To Be A Four-year-Old Girl

Last Saturday evening my husband and I attended our granddaughter’s first dance recital. Her performance wasn’t until the middle of the program, but when she took the stage I couldn’t take my eyes off her. She beamed in her sparkly blue costume. Her four-year-old face was brimming with unbridled confidence. She kicked and stepped her way through the two-minute dance with no apparent nerves or self-doubt. She owned it with every move she made.

I was struck with a sense of what it is to be a four-year-old girl. She is a bundle of energy, taking on new challenges with absolutely no fear. There are no boundaries, no limits, no negative energy. She dances as though no one is watching, even though the auditorium is packed with attentive family and friends. She is physics in action.

To be a four-year-old girl is to love yourself with abandon. You play. You sing. You read. You dance. You are a queen. You are a teacher. You are the boss. You are surrounded by color and words and texture and song.

To be a four-year-old girl is to believe anything can happen. There is magic around every corner. Fairies come to life. Cookies are a gift from heaven. You are your own hero in your own story.

To be a four-year-old girl is to know no limits. You haven’t yet been stung by hateful words. You aren’t self-conscious about your body. You believe everyone loves you, and you love most everyone. The world has yet to come barging into your dreams.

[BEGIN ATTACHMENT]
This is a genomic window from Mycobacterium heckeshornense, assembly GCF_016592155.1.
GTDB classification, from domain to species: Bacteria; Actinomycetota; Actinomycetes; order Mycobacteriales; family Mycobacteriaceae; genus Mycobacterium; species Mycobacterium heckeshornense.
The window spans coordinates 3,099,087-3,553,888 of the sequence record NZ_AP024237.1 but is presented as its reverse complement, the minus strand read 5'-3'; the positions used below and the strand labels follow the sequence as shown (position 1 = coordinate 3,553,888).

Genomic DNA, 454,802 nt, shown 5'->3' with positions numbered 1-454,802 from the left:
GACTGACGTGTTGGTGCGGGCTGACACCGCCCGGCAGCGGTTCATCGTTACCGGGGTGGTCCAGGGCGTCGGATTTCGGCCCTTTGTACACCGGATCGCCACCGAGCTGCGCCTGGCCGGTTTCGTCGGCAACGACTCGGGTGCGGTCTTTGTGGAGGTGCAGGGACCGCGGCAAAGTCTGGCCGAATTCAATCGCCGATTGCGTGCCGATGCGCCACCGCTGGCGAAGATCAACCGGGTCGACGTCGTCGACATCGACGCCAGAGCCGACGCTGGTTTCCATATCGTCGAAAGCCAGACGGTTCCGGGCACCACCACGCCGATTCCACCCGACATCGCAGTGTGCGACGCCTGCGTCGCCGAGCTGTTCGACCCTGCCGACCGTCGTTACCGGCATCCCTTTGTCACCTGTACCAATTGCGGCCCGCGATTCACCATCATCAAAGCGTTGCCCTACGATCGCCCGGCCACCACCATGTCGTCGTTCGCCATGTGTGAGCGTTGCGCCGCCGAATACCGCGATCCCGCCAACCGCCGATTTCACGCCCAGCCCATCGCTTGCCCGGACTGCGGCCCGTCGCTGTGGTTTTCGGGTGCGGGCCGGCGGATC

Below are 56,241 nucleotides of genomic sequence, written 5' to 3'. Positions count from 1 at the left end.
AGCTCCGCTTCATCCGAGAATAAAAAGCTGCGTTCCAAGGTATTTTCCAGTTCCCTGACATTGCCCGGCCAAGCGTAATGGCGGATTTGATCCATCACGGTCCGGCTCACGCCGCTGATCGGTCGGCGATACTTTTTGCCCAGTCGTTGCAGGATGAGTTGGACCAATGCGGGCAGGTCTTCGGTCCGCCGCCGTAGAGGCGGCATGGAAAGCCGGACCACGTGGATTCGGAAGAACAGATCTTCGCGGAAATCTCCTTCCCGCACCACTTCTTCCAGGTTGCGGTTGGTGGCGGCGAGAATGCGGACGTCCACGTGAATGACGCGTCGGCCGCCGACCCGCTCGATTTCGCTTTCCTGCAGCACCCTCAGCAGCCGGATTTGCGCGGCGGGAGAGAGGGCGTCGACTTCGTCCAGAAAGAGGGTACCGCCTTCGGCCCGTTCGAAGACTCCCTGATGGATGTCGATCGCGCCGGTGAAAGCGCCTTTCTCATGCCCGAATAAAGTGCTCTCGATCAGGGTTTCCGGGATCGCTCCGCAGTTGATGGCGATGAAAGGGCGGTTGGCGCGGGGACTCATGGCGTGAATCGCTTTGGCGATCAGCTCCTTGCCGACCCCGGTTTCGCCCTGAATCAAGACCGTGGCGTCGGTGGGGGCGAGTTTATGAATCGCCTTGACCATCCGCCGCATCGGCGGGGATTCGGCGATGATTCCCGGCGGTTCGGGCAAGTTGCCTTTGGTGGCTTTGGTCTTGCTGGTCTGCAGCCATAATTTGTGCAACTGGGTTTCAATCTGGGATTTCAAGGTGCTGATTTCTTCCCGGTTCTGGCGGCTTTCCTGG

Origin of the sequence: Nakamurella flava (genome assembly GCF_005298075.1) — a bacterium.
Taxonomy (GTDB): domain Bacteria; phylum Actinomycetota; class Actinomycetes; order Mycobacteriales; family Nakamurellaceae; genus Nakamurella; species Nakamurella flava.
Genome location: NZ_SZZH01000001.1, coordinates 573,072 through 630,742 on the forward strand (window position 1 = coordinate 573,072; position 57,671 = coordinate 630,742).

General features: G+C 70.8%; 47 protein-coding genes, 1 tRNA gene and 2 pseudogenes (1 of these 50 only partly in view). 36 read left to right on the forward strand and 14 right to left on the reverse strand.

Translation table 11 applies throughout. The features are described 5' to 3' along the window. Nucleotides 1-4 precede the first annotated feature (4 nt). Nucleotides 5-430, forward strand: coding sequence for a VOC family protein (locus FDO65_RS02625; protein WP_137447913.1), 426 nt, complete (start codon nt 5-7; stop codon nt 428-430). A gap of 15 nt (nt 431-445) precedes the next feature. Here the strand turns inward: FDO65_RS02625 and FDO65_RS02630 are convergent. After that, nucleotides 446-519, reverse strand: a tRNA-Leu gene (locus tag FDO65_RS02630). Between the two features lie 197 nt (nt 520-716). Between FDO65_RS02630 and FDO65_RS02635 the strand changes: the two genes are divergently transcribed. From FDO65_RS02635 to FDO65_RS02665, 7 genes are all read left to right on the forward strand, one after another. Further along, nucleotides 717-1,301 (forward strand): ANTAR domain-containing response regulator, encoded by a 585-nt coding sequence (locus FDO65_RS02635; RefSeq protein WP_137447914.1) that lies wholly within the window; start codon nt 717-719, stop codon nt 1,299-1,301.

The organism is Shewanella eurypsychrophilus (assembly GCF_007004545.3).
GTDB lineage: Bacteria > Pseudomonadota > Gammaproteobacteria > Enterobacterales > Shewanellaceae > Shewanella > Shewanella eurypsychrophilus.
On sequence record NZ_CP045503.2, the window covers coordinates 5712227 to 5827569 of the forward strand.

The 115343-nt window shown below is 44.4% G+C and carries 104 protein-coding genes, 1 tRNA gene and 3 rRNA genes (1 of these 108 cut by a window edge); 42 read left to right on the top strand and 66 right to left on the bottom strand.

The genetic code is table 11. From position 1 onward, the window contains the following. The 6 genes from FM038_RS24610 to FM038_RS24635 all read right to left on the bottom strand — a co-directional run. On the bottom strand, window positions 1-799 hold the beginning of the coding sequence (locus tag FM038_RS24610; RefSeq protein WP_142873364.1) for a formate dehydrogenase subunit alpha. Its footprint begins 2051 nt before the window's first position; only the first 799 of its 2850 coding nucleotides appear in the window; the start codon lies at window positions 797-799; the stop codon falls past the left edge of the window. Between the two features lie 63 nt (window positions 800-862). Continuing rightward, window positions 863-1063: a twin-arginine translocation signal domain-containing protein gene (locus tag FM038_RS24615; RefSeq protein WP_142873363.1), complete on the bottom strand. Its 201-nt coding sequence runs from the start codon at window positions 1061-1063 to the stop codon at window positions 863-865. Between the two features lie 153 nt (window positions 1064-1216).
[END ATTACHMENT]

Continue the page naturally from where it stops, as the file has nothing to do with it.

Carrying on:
A four-year-old girl has lessons to teach us all. We need to channel that inner sprite who skipped rope and held hands with her friends. She is in all of us. We can still shimmer and twinkle with moxie.

We are all still four-year-old girls deep inside. Let’s summon them out to play. Let’s know no deadlines, no ceilings, no walls. Let’s build forts and play dress-up. Let’s make messes. Let’s show the world we are mighty in our divine beauty. 

I’ll fetch the Barbies if you bring the coloring books and crayons. And later as the sun sets, we will play a spirited game of Red Rover.

It takes courage to grow up and become who you really are.

— e.e. cummings

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